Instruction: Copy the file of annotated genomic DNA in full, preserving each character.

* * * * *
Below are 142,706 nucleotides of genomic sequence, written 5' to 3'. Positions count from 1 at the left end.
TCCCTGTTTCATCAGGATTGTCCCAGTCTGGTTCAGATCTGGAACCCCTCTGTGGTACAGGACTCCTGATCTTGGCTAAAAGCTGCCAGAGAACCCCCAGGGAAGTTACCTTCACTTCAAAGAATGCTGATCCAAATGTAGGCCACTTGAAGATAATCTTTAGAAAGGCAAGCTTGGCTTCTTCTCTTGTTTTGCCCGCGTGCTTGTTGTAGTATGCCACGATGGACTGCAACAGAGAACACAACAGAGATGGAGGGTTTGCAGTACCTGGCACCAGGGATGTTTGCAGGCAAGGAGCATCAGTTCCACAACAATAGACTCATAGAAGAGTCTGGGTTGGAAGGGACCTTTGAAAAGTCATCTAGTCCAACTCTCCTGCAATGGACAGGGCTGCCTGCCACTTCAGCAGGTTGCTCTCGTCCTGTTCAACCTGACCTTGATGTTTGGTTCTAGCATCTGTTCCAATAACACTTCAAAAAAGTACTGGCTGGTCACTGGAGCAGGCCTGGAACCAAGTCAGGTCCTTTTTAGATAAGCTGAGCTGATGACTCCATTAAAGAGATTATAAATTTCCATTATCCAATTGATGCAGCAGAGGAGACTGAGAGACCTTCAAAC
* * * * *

Below are 142,706 nucleotides of genomic sequence, written 5' to 3'. Positions count from 1 at the left end.
TCCCTGTTTCATCAGGATTGTCCCAGTCTGGTTCAGATCTGGAACCCCTCTGTGGTACAGGACTCCTGATCTTGGCTAAAAGCTGCCAGAGAACCCCCAGGGAAGTTACCTTCACTTCAAAGAATGCTGATCCAAATGTAGGCCACTTGAAGATAATCTTTAGAAAGGCAAGCTTGGCTTCTTCTCTTGTTTTGCCCGCGTGCTTGTTGTAGTATGCCACGATGGACTGCAACAGAGAACACAACAGAGATGGAGGGTTTGCAGTACCTGGCACCAGGGATGTTTGCAGGCAAGGAGCATCAGTTCCACAACAATAGACTCATAGAAGAGTCTGGGTTGGAAGGGACCTTTGAAAAGTCATCTAGTCCAACTCTCCTGCAATGGACAGGGCTGCCTGCCACTTCAGCAGGTTGCTCTCGTCCTGTTCAACCTGACCTTGATGTTTGGTTCTAGCATCTGTTCCAATAACACTTCAAAAAAGTACTGGCTGGTCACTGGAGCAGGCCTGGAACCAAGTCAGGTCCTTTTTAGATAAGCTGAGCTGATGACTCCATTAAAGAGATTATAAATTTCCATTATCCAATTGATGCAGCAGAGGAGACTGAGAGACCTTCAAAC